Donohue et al10 compared the effectiveness of infiltration technique with block technique and concluded that mandibular infiltration as a possible alternative to mandibular block anesthesia in young children.

Jones et al11 in a study on 308 patients, inferior dental nerve blocks were rated significantly more painful than buccal infiltrations. The visual analog pain scale was found to be unsuitable for use by children under 7 years of age, and keeping it in view, the age group was selected for this study.

Jung et al12 evaluated the efficacy of block and infiltration injections anesthetizing mandibular first molars and concluded faster appearance of anesthesia with infiltration injection compared to block with same efficacy.

Dental needles are available in three lengths: Long (32 mm), short (20 mm), and ultrashort (10 mm). Needle gauges range from size 23 to 30. Needle breakage is a rare occurrence and its primary cause is weakening the needle due to bending it before insertion into the soft tissues and patient movement after the needle is inserted.1

Short needles may be used for any injection in which the thickness of soft tissue is less than 20 mm. Any 23- through 30-gauge needle may be used for intraoral injections, since blood can be aspirated through all of them. Aspiration can be more difficult, however, when smaller gauge needles are used but an extra-short, 30-gauge is appropriate for infiltration injections.1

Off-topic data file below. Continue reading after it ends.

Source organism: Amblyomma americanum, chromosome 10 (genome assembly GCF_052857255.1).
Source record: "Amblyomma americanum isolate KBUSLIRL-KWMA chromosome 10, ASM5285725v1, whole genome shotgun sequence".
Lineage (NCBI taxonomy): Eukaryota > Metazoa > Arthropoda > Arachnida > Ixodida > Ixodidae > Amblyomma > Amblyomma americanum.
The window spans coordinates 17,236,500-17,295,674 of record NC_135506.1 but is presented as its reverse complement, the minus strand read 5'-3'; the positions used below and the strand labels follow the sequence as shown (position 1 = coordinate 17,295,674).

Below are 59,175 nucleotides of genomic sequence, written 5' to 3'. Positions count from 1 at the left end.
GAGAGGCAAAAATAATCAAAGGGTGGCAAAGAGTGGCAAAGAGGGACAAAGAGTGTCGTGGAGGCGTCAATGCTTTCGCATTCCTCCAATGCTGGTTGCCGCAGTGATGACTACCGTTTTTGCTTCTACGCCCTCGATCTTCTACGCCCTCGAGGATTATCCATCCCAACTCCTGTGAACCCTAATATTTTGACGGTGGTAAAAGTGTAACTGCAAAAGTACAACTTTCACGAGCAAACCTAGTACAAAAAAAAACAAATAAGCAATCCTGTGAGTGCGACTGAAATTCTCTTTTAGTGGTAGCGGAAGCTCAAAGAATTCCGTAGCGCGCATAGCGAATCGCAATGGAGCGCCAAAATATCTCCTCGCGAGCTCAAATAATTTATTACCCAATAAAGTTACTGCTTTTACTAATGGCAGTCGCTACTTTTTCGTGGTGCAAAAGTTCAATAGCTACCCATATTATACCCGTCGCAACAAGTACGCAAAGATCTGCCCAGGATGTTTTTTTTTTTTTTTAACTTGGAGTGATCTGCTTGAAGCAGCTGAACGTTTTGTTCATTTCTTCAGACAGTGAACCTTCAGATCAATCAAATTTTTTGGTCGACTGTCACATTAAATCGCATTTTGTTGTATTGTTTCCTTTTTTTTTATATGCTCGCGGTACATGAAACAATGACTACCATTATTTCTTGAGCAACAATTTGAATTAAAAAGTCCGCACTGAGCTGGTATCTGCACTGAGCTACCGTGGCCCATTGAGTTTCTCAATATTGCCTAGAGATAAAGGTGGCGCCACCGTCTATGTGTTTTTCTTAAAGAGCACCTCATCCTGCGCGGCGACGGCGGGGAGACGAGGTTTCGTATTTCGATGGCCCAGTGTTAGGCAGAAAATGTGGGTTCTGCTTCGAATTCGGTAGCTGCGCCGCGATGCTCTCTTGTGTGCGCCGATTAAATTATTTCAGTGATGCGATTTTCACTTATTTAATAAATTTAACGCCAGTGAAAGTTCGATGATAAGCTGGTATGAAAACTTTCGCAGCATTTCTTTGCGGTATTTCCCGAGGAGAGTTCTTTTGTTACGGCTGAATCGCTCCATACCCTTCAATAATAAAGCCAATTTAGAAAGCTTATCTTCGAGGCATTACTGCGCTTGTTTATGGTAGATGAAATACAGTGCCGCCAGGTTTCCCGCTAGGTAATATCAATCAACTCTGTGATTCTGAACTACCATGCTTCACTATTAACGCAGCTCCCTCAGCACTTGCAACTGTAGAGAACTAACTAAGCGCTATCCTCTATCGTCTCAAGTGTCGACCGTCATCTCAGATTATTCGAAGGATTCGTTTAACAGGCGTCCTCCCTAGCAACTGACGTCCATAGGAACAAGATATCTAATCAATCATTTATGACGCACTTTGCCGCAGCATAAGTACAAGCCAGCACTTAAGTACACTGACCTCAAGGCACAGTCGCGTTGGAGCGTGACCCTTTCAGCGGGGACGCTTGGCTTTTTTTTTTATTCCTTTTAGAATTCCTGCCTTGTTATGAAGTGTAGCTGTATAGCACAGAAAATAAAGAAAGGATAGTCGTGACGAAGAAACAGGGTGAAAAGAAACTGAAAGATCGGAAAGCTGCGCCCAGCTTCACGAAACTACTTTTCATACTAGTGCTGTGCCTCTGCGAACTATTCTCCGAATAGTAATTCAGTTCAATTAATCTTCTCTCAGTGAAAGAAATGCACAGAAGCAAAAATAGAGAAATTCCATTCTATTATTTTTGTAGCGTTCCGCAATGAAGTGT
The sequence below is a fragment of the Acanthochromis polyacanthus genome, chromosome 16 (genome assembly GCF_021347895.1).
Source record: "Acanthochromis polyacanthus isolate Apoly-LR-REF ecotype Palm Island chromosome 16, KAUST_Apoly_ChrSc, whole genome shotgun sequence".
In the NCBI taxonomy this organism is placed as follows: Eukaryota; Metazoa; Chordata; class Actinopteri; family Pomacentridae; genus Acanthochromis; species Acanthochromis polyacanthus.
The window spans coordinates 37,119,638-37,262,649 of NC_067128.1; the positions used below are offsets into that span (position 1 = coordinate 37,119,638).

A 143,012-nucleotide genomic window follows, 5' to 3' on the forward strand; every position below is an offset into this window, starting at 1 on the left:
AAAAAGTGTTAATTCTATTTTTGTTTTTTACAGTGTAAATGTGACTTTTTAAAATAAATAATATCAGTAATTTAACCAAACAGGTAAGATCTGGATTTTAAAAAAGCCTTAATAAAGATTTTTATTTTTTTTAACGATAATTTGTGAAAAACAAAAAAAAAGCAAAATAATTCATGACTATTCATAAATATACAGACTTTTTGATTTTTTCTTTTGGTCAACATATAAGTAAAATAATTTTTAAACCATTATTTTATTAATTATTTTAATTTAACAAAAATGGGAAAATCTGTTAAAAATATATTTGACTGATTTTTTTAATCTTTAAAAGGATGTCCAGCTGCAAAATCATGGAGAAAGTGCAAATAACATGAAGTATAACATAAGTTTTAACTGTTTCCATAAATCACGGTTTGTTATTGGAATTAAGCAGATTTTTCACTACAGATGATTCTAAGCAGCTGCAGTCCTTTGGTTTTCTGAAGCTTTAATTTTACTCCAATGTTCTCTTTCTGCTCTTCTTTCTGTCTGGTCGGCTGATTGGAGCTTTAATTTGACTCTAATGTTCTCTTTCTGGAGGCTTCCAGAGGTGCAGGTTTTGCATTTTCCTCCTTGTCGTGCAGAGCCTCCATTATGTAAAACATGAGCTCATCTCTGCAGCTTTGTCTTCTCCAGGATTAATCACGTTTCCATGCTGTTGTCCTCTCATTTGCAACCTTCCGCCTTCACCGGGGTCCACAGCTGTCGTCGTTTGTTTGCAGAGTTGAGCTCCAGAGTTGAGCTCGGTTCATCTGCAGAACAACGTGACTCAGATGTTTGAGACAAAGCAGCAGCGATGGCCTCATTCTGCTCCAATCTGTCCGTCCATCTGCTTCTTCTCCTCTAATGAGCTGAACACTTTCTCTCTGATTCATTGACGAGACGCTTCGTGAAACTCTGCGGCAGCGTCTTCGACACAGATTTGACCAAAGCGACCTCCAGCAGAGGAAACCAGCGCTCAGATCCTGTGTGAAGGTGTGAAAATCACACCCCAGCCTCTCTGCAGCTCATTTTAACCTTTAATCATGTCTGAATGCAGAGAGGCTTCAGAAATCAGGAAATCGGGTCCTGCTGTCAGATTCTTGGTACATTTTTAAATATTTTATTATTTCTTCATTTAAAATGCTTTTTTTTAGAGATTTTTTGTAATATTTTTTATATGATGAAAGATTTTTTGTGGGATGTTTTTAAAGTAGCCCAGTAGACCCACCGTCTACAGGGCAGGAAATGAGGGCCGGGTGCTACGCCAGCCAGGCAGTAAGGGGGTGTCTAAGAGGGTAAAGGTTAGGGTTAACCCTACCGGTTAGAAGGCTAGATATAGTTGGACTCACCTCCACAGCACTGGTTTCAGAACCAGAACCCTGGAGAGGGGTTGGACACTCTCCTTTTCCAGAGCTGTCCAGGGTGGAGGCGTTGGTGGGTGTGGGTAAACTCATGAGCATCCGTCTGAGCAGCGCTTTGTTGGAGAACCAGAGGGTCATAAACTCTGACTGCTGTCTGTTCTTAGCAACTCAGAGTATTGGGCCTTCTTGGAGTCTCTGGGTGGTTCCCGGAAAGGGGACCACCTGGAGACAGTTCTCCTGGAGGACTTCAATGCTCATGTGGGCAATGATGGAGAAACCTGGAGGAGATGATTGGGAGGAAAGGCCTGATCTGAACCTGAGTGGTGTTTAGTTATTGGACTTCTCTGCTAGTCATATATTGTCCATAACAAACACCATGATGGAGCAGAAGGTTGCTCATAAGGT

Various studies have been done and published by various authors to find the difference in pain perception using different needle gauges:

  • Ghasemi et al4 concluded a significant difference concerning pain when 27 and 30 gauge needles were used and said that 30 gauge needle exhibited clinical advantage when used to give inferior alveolar nerve block in children. Ram et al13 also reported a significant difference concerning pain when mandibular nerve block was provided using 27 and 30 gauge needles.

  • Cooley and Robison14 did a comparative evaluation of the 30-gauge dental needle and quoted that even under the extreme manipulations and stresses, the physical properties of these needles proved them to be tough, durable, and surprisingly resistant to breakage.

  • Some authors like Fuller et al15 and Lehtinen16 have reported no significant differences in pain perception using different gauge needles.

  • Brownbill et al17 compared inferior dental nerve block injections in child patients using 30-gauge and 25-gauge short needles, and it was concluded that 25- and 30-gauge needles do not differ significantly with respect to efficacy, pain, or aspiration.